OFFERED BY
6 Bridge Street Lambertville, NJ 08530 United States 609.397.7700
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$ 24,500

"Cuttalossa Creek, Winter"

Documentation Signed
Documentation Notes Signed lower left
Origin United States, Pennsylvania
Period 1920-1949
Materials Oil on Canvas
Dimensions
W. 16 in; H. 12 in;
W. 40.64 cm; H. 30.48 cm;
Condition Good. Excellent
Creation Date c. 1930
Description Jim’s of Lambertville is proud to offer this artwork by:

William Francis Taylor (1883-1970)

William F. Taylor was born in Hamilton, Ontario, Canada, where he started his art career as a lithographer and illustrator. In 1905 he moved to New York and studied with John Sloan at the Art Students League. Taylor had swiftly excelled in the illustration field and was appointed art director of the New York Journal in 1908. He held this position for several years while also working as a freelance artist and illustrator for national publications such as Harpers and Century magazines. For many years, Taylor worked for the A.G. Spalding Sporting Goods Company, creating the original art for most of their advertisements. Around 1910, while visiting Phillips Mill, Taylor met fellow artist, Mary Smith Perkins, who was studying with his friend William Lathrop. A relationship developed and in 1913, they married and moved to Lumberville, Pennsylvania. In that same year, Taylor became a naturalized citizen.

Living on the Delaware River, a stone’s throw away from the home of Daniel Garber, Taylor was surrounded by a wealth of subjects for his art. His paintings possess a distinct and appealing style, employing a bright fresh palette while using both a palette knife and brush to apply his paints. Painting the majority of his work within several miles of his home, Taylor also had occasion to paint on Long Island in New York, and out west in the Yosemite Valley.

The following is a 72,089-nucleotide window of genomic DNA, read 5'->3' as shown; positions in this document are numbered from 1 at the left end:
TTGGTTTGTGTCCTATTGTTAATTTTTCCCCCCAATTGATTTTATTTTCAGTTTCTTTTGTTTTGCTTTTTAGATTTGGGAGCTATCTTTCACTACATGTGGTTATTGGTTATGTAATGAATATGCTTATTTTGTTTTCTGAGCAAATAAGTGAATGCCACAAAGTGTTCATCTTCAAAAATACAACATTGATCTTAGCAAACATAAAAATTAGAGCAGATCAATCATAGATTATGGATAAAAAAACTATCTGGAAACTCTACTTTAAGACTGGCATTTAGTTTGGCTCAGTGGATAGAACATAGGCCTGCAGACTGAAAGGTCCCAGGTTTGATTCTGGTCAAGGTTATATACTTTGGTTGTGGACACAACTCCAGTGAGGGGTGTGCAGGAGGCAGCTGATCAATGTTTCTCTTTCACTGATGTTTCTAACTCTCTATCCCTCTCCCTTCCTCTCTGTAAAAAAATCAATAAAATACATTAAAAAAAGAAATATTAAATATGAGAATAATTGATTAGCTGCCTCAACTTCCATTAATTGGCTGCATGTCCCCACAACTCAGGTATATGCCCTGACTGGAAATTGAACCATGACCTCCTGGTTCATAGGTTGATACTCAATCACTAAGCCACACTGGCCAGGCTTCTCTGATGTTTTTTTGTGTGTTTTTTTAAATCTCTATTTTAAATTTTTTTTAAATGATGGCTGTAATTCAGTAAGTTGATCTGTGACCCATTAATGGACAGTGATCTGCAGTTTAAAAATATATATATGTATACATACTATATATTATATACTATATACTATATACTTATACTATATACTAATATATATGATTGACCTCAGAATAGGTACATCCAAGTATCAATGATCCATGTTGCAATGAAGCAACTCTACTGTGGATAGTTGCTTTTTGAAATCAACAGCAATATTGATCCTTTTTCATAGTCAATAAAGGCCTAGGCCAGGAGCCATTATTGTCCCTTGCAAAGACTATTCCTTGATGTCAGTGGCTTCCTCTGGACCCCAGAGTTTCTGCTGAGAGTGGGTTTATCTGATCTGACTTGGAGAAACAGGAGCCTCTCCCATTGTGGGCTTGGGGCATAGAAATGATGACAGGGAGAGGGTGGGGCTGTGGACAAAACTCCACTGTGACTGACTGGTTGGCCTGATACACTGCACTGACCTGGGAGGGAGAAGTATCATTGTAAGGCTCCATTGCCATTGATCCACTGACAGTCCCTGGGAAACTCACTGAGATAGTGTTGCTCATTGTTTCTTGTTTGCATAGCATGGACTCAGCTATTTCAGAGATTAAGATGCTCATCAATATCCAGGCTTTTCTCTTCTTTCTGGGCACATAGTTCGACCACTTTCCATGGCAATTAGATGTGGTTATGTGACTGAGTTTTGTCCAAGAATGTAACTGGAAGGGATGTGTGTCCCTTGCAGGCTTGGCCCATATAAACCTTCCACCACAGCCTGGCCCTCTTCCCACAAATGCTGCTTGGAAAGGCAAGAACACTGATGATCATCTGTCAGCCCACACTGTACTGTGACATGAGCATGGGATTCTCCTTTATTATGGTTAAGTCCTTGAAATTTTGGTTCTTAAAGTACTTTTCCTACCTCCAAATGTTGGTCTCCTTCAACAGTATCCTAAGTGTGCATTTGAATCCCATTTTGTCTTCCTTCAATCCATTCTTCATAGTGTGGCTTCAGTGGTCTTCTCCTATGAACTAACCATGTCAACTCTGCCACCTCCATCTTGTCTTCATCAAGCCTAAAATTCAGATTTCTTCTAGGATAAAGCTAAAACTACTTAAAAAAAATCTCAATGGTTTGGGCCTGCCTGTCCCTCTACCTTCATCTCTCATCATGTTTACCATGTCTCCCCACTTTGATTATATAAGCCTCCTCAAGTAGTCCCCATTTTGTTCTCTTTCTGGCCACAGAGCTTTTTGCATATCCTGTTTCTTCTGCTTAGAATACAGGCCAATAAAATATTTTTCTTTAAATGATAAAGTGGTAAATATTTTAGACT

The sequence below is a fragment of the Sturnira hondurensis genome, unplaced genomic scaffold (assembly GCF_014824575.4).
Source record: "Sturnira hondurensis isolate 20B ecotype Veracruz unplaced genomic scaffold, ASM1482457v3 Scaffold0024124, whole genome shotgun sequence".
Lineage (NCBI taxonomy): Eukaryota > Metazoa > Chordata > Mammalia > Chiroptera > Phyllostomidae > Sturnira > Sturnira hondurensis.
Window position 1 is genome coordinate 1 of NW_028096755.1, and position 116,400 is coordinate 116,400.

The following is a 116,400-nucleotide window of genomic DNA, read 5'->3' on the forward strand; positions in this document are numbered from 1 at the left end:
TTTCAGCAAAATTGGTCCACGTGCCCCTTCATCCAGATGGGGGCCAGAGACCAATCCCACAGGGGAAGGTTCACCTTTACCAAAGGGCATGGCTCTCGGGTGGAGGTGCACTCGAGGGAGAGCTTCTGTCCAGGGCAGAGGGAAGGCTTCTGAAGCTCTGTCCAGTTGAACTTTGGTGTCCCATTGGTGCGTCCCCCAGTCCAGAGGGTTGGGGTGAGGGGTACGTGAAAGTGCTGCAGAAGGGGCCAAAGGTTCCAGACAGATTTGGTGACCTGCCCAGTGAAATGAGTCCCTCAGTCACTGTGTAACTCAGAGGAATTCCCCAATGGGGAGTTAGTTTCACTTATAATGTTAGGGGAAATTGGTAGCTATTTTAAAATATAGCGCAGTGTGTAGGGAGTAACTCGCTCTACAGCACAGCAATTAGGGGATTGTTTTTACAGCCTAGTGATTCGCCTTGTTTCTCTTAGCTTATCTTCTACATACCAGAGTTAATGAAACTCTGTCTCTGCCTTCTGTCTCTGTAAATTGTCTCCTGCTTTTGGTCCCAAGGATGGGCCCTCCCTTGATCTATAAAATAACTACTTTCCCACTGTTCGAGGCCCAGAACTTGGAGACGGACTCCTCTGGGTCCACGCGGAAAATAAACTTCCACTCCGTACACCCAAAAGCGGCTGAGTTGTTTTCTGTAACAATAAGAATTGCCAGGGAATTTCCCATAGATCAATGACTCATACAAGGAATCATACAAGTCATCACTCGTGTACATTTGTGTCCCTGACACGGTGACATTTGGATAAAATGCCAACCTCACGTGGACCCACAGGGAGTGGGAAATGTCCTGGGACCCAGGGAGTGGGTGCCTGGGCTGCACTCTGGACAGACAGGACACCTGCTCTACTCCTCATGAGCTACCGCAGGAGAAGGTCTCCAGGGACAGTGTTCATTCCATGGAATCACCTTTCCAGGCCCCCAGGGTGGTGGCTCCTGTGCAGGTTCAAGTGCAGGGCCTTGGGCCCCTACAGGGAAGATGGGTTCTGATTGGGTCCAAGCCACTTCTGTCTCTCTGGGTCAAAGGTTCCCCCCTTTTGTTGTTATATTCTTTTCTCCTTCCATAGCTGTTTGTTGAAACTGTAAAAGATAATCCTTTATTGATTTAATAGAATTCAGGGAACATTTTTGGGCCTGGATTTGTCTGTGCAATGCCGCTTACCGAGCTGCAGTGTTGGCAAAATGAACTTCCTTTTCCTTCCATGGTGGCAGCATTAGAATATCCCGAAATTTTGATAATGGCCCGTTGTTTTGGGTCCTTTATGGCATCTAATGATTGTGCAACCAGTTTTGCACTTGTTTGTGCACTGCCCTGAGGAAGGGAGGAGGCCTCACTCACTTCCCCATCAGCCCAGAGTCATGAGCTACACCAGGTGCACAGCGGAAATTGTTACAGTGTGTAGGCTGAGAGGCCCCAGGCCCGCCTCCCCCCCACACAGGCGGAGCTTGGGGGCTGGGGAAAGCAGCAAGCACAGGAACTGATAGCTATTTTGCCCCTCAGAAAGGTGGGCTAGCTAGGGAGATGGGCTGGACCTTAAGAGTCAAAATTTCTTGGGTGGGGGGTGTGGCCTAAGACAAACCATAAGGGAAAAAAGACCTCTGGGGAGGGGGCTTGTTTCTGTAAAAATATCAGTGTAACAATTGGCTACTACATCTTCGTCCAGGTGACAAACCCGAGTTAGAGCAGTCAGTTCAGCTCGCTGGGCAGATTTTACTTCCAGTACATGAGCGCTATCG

William F. Taylor is remembered today, not only for his fine impressionist landscape paintings, but also for his organizing and writing abilities. In October, 1928, he was appointed to head a subscription committee which would ultimately be responsible for the purchase of the Phillips Mill for use as an exhibition space and community center. In 1963, he published a history of the mill. Taylor also served as editor of the local magazine, Towpath, which was published monthly from 1939 to 1941, whose articles were primarily concerned with the environment. Additionally, he published several articles on the local artists. Taylor remained active until his death at age eighty-seven.

Taylor was a member of the Salmagundi Club, the Phillips Mill Community Association (president), the New Hope Artists and Writers Association, the Delaware Valley Protective Association, and the Asbury Park Society of Fine Art.

He exhibited at the Province of Ontario (1902 medal), the National Academy of Design, the Society of Independent Artists (1917), the Salmagundi Club (1924, 1927, and 1932 prizes), the Philadelphia Art Club (1924 prize), the Philadelphia Art Alliance (Purchase Prize), and the Phillips Mill.

Sources:

New Hope for American Art, James Alterman
Bucks County Gazette, June 11, 1970
New Hope Gazette, July 7, 1994

Period frame
Styles / Movements Impressionism, New Hope School
Dealer Reference Number LAM0138
Incollect Reference Number 337648
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